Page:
In his early days, Dad was trained in a mechanical work shop in Batu Gajah before the Japanese invasion interrupted his apprenticeship.
He quickly got hold of some motor parts and assembled them into something you see in these pictures. I really do not know what to call it. There is no name for it. We simply called it “the motor”. It was this device that gave our family hopes again. More importantly, it put food on our table and saw all of us through school.
You see, with this device, Dad started another business. He cycled to all the tailor shops, hair salons and garment factories in Ipoh town, offering to sharpen their scissors. In the beginning, business was quite scarce. Nobody would trust him with their cutting tools. After all, he was just a new kid on the block in this trade.
There were some established ones in town. There is one at Cockman Street, next to the shop that sells joss sticks and paper offerings. Others operated along back alleys in the old town area, doing their business long before my Dad appeared in the picture.
However, with patience and skill, he soon won them over. Before long, they discovered that the sharpness lasts longer compared to those done by others. Moreover, Dad charged the same like the rest, RM1 for a pair. Within 2 years, he managed to build a base of regular customers.
He even painted his own signboard and put it in front of the shop every morning before he started work. I remembered it was a big scissors with a light blue background. The blades were painted in silver while the handles were in black. It was just a picture, without words.
Dad used sharpening stones or whetstones to sharpen the scissors. Some came in the shape of a small circular wheel which was fixed to the motor. Others were simply blocks of rough or smooth stones.
They were used separately or in combination, depending on the size, length and quality of the scissors. Normally the bigger, longer and superior blades were sharpened using the motor while the smaller, shorter and inferior ones were done by hand only, to prevent them from breaking.
Yes, the blades can break under intense pressure! I have seen this before and in the end, Dad has to compensate his customer with a new pair of scissors.
To sharpen a pair of scissors, Dad unscrewed the bolt and nut to separate the two blades. Dipping the scissors and sharpening stone into a pail of water to make them wet, he would slide the beveled edge on one side of each blade against the stone. He has to slide the entire length of the blade many times before the scissors is sharp enough to be oiled and screwed back.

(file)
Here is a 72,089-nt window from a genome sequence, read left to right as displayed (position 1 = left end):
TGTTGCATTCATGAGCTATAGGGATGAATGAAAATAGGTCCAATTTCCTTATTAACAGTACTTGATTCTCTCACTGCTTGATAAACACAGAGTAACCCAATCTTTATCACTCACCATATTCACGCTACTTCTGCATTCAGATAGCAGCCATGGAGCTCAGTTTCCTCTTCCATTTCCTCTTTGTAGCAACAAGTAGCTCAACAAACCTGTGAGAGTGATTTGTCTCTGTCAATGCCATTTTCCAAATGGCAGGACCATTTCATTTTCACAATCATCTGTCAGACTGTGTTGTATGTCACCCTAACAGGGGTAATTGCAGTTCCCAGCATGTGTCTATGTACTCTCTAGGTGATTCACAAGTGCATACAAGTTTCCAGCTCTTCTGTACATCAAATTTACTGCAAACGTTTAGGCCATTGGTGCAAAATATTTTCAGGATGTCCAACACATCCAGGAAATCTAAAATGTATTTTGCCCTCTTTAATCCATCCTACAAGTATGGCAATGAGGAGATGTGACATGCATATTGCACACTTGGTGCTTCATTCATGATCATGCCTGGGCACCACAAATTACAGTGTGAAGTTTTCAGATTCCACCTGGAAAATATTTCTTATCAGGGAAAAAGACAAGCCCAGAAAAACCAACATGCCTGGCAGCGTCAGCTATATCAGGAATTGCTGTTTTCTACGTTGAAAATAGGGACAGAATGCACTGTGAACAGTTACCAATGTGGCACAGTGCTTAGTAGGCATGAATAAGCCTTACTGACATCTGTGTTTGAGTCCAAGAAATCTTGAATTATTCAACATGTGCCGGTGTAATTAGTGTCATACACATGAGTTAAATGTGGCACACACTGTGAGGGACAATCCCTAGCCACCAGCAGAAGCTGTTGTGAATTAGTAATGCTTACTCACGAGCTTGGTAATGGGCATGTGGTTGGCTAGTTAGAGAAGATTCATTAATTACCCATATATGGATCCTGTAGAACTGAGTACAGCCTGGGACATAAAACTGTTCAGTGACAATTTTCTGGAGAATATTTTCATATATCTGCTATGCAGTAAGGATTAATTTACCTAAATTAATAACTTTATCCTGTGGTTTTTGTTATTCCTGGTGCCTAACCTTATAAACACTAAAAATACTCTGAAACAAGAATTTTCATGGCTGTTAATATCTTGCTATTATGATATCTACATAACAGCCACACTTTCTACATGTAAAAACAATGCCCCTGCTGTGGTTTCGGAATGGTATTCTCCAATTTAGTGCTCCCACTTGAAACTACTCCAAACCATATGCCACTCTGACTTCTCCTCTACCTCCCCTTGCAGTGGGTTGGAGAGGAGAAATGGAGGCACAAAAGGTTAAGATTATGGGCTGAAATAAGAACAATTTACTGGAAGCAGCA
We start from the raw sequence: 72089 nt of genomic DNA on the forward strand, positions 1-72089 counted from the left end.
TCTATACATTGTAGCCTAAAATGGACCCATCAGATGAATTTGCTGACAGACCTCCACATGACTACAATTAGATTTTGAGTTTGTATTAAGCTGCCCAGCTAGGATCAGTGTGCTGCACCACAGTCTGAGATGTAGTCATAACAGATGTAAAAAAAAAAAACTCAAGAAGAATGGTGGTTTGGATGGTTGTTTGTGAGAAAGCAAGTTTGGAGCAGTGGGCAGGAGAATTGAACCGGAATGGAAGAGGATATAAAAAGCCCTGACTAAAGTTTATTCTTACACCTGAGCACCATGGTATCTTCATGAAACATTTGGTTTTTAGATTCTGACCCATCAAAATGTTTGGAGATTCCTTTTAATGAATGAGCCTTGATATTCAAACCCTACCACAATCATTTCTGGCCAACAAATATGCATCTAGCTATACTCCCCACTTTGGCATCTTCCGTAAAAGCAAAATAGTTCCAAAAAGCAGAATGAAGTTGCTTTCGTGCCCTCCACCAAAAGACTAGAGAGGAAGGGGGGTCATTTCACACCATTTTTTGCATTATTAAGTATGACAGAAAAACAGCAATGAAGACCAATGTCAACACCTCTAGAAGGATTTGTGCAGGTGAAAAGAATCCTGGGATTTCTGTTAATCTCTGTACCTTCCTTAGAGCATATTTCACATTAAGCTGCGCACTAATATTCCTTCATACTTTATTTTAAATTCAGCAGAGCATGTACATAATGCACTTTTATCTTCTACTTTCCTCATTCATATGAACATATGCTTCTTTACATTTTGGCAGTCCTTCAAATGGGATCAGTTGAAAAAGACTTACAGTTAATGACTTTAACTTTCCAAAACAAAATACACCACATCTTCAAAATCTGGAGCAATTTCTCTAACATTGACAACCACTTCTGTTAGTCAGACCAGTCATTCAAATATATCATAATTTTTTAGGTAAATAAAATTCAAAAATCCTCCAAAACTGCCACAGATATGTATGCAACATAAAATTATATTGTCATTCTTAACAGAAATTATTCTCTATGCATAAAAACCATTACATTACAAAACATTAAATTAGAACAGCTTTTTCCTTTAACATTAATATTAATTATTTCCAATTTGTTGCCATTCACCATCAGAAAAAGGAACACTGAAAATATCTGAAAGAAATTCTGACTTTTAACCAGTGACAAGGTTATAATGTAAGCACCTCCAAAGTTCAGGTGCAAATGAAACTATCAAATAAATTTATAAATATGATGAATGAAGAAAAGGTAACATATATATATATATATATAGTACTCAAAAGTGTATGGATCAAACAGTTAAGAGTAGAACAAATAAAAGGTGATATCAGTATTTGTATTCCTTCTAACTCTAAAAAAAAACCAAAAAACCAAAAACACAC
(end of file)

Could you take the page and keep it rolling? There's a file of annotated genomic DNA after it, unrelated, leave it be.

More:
Sometimes it took 2 or 3 hours to sharpen one and sometimes, in less than half an hour, depending on the scissors. He also sharpened kitchen knives and all kinds of cutting tools.
It was hard work. It was a one man show. With so many scissors to be sharpen and everyone wanted it done quickly, Dad has to work from morning till night, standing on his feet. He could not get the work done sitting down because, to slide the blade, he needed to use force.
Therefore, his feet would get swollen by the end of the day. His hands numbed and his back pained by the many hours of bending over the work table. Sometimes he accidentally cut his fingers and bled. With a bandaged hand, he continued with the work because he has datelines to meet and many mouths to feed.
Many customers told Dad he was the best scissors sharpener in town. They wanted him to sharpen their scissors in the quickest possible time. Of course Dad could not meet their demands because he has so many scissors waiting for him to sharpen. It is piling up by the day.
“If you wanted it to be sharpen quickly, then please go to other scissors sharpener. Here, you have to wait longer as you can see the pile of scissors and I am doing the work alone!” he could AFFORD TO SCOLD his customers. Many were fearful of him but they loved his skill.